Many of those who’ve thought long and hard on the astonishing mass unrest that suddenly erupted in Kazakhstan in early January, as well as on its aftermath, relate how they can’t get away from the feeling that the details surrounding the deadly events don’t yet add up. They remain exceptionally strange.
The economic dismay and discontent that has been the lot of poorer Kazakhs for many years is well known. It’s been a misery exacerbated by the impacts of the pandemic. Even the president, Kassym-Jomart Tokayev, openly acknowledges the wretchedness the more unfortunate members of the country’s population have endured. Indeed it’s a key theme for Tokayev as, attempting to make a clean break from the three-decade-long Nazarbayev era, he piles populist promise upon promise in pledging to bring about change following ‘Bloody January’.
But viewing the anger among the people of Kazakhstan, which so jarringly burst out on to the streets at the start of the new year, as simply a series of countrywide protests that happened to turn violent and prompt a grisly crackdown, might be too simple an explanation. Moreover, the glib explanation that “foreign-backed terrorists and plotters” tried to overthrow the government—something the Tokayev regime continues to claim without coherent evidence—has to be disingenous. For the story of what really happened both on the ground and among the top echelons of the Kazakh hierarchy appears to be far more convoluted.
Doesn't add up
The most bizarre notion that has been put forward by the Tokayev administration is that “20,000 terrorists” descended upon largest Kazakh city Almaty. If true, it would have amounted to a small invasion. Yet many residents from across Almaty, who witnessed some of the upheaval on the streets, don’t go anywhere near to describing what they saw as of such a scale.
In fact, aside from the rioting that broke out over January 4-5, many recount what they experienced as relatively “restrained”. That is not to say that violence did not occur on some days. Violence that certainly wasn’t all one-way. Information gathered by human rights activists, rumours circulating online and personal accounts of eyewitnesses even suggest that security forces over January 6-11 directed violent actions at protesters and random passersby, sometimes people with no connection to any rioting, looting or even protesting taking place.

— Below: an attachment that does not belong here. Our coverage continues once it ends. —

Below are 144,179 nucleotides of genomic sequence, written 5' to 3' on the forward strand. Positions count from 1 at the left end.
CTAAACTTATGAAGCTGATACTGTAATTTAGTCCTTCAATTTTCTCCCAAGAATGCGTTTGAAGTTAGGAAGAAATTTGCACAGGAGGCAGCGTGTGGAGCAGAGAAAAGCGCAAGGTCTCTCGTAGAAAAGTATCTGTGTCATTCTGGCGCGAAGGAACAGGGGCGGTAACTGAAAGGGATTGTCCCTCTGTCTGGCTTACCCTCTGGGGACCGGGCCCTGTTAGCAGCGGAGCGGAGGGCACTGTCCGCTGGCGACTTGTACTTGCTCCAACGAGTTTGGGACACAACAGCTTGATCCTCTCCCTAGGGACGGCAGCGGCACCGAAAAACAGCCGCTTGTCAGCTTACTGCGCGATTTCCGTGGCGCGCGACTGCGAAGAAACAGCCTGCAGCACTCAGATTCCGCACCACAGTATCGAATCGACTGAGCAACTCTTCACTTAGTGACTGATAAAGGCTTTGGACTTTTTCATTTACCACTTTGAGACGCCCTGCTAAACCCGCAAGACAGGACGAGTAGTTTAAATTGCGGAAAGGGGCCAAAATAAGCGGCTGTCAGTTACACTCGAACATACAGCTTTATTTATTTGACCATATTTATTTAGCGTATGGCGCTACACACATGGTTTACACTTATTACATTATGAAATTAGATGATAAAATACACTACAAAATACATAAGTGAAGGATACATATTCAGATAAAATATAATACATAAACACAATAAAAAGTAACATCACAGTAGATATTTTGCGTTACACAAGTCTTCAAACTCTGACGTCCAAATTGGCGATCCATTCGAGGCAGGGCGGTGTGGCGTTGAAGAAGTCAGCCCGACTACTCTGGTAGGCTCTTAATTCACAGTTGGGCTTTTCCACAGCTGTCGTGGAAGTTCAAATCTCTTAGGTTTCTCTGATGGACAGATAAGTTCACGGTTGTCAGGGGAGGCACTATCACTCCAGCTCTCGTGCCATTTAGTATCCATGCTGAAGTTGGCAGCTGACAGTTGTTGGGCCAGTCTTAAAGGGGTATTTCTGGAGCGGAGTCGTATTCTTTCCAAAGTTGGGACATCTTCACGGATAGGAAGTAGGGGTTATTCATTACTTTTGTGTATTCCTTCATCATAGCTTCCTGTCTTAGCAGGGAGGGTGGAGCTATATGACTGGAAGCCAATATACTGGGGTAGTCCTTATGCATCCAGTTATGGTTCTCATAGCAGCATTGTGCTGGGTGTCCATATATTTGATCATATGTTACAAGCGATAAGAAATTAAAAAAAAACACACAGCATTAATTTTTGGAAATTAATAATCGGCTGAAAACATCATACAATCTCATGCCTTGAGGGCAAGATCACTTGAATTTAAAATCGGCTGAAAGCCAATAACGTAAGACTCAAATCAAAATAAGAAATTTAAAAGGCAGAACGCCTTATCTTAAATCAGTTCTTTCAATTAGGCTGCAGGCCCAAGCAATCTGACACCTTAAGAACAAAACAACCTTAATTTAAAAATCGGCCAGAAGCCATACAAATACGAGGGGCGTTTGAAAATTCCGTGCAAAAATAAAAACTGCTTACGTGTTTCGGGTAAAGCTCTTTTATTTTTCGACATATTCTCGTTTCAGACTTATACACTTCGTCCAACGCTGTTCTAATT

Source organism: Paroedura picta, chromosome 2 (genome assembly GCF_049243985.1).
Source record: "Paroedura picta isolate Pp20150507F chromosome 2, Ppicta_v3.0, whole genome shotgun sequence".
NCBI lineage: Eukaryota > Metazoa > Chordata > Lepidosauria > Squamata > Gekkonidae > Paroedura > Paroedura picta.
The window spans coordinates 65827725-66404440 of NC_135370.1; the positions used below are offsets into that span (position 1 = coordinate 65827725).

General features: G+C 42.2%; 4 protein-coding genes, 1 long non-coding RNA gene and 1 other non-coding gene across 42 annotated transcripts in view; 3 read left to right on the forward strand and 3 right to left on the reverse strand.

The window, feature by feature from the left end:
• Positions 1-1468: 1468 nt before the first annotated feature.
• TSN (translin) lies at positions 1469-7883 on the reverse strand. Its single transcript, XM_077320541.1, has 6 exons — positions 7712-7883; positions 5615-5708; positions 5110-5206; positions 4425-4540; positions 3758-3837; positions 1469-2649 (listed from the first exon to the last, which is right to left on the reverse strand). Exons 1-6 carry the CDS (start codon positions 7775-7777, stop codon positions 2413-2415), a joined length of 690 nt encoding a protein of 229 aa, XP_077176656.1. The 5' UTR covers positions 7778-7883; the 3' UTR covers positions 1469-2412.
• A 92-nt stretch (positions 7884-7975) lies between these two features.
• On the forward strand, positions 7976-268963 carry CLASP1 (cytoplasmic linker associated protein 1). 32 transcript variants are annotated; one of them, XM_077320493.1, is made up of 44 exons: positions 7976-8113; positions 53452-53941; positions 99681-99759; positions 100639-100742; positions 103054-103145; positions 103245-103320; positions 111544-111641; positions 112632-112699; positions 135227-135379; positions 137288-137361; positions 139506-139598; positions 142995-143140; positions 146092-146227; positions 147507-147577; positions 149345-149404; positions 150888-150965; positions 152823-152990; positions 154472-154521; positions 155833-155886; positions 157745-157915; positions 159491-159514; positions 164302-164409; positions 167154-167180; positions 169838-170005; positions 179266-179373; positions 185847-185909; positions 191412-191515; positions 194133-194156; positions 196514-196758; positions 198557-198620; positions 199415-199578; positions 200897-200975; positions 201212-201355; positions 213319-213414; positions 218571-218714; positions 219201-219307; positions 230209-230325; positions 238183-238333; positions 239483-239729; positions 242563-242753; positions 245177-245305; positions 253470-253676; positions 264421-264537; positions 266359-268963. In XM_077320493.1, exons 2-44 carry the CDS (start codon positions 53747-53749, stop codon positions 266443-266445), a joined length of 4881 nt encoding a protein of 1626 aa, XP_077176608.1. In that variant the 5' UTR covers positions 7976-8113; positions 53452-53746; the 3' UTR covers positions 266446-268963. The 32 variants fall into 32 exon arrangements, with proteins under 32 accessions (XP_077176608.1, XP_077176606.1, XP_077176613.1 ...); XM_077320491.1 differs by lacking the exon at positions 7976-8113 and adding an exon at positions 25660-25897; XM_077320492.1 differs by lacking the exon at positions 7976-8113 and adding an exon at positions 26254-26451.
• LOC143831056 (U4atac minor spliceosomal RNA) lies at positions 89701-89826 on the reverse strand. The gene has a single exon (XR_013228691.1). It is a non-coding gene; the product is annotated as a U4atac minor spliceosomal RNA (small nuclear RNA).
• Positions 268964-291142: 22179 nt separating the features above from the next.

If a person was to solely listen to news coverage put out by state-run Kazakh media and some Russian media, they would believe that Almaty was in fact turned into a warzone with constant shootouts between security forces and the so-called terrorists. But the experience of civilians was vastly different.
Some recollections nevertheless suggest that a few armed groups, with no obvious state affiliation, were present in the city. One recurring topic on Kazakh social media is an episode that took place at Almaty City Clinical Hospital №7, where doctors and nurses had to deal with an armed group said to have taken over the building, forcing security forces to lay siege.
“My friend narrowly dodged a bullet when driving near the hospital area,” one taxi driver told bne IntelliNews.
Some Almaty residents claim to have seen vehicles loaded with guns and ammunition that were handed out to groups of unidentified men on January 5.
“I saw a minivan park outside my window and a group of men ran up to it and grabbed firearms from the back of the vehicle,” another Almaty resident told this publication.
But such instances do not seem to have been widespread. Or it is at least safe to say that 20,000 men carrying firearms almost certainly did not attack the Kazakh commercial capital.
‘Men in balaclavas’
Between January 2 and the night of January 4, the protests seen across the nation appeared to be peaceful. And this was not the first time that Kazakhstan had seen countrywide demonstrations. The land reform protests of 2016 gained real momentum but in the main ended entirely peacefully with a moratorium put in the way of the potential leasing out land to China. The election protests of 2019—which broke out as a popular reaction against the process of an unquestioned transition of the presidency from autocrat of 29 years Nursultan Nazarbayev to his handpicked successor Tokayev—however, were brought to an end by a wide crackdown. Still, in both cases, the protests did not escalate into major violence. So what was so different on the night of January 4 that the largely peaceful unrest on the streets escalated into violent unrest simultaneously in multiple Kazakh cities?
Protesters seize Almaty city hall (Image: Fars News Agency).
Reflect on the gathered accounts of people who took part in rallies held on January 4 and you find that these people were just as surprised as anyone at the descent into such violence.
“At some point during the night, men wearing black balaclavas and carrying walkie-talkies began appearing in the crowd,” one protester recalls. “They were carrying alcohol and attempting to hand it out to men, egging them on to ‘warm up’.”
“They looked out of the shadows, out of place. We knew something wasn’t right about them. The men reacted aggressively whenever people in the crowd attempted to film them on their phones,” he added. According to this protester, at a certain point the aggression of the men in balaclavas turned violent. Some of them, he said, appeared to be carrying handguns and they “started shooting at us and the crowd started panicking and running”.